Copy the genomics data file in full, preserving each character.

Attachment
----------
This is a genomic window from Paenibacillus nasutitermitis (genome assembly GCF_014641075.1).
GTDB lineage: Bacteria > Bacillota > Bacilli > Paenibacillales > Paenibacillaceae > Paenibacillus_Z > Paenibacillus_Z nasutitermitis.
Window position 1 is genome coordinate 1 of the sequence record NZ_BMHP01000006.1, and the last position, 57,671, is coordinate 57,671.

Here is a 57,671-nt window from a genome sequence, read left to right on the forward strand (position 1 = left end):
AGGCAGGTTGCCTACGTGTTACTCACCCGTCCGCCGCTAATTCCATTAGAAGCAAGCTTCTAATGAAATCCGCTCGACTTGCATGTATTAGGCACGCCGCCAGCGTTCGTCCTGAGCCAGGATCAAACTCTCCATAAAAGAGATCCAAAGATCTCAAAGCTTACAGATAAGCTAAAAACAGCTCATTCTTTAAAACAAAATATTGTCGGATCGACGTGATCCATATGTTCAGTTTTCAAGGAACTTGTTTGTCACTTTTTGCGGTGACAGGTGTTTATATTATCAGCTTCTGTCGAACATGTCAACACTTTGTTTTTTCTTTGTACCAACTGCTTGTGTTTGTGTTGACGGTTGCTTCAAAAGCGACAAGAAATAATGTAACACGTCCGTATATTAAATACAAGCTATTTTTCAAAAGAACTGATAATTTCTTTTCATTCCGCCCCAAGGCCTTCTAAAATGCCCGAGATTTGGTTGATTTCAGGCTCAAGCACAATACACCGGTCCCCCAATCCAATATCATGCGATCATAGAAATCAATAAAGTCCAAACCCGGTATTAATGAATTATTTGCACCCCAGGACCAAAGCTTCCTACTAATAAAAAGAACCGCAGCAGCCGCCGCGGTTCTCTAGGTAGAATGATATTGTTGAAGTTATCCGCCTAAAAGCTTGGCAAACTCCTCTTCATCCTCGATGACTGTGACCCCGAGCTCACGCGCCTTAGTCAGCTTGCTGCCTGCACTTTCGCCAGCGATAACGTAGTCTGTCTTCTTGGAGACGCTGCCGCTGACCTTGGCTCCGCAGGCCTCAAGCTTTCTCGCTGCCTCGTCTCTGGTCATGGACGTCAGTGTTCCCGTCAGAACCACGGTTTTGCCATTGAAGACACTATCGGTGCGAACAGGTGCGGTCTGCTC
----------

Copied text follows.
This is a genomic window from Paenibacillus nasutitermitis (genome assembly GCF_014641075.1).
GTDB lineage: Bacteria > Bacillota > Bacilli > Paenibacillales > Paenibacillaceae > Paenibacillus_Z > Paenibacillus_Z nasutitermitis.
Window position 1 is genome coordinate 1 of the sequence record NZ_BMHP01000006.1, and the last position, 57,671, is coordinate 57,671.

Here is a 57,671-nt window from a genome sequence, read left to right on the forward strand (position 1 = left end):
AGGCAGGTTGCCTACGTGTTACTCACCCGTCCGCCGCTAATTCCATTAGAAGCAAGCTTCTAATGAAATCCGCTCGACTTGCATGTATTAGGCACGCCGCCAGCGTTCGTCCTGAGCCAGGATCAAACTCTCCATAAAAGAGATCCAAAGATCTCAAAGCTTACAGATAAGCTAAAAACAGCTCATTCTTTAAAACAAAATATTGTCGGATCGACGTGATCCATATGTTCAGTTTTCAAGGAACTTGTTTGTCACTTTTTGCGGTGACAGGTGTTTATATTATCAGCTTCTGTCGAACATGTCAACACTTTGTTTTTTCTTTGTACCAACTGCTTGTGTTTGTGTTGACGGTTGCTTCAAAAGCGACAAGAAATAATGTAACACGTCCGTATATTAAATACAAGCTATTTTTCAAAAGAACTGATAATTTCTTTTCATTCCGCCCCAAGGCCTTCTAAAATGCCCGAGATTTGGTTGATTTCAGGCTCAAGCACAATACACCGGTCCCCCAATCCAATATCATGCGATCATAGAAATCAATAAAGTCCAAACCCGGTATTAATGAATTATTTGCACCCCAGGACCAAAGCTTCCTACTAATAAAAAGAACCGCAGCAGCCGCCGCGGTTCTCTAGGTAGAATGATATTGTTGAAGTTATCCGCCTAAAAGCTTGGCAAACTCCTCTTCATCCTCGATGACTGTGACCCCGAGCTCACGCGCCTTAGTCAGCTTGCTGCCTGCACTTTCGCCAGCGATAACGTAGTCTGTCTTCTTGGAGACGCTGCCGCTGACCTTGGCTCCGCAGGCCTCAAGCTTTCTCGCTGCCTCGTCTCTGGTCATGGACGTCAGTGTTCCCGTCAGAACCACGGTTTTGCCATTGAAGACACTATCGGTGCGAACAGGTGCGGTCTGCTC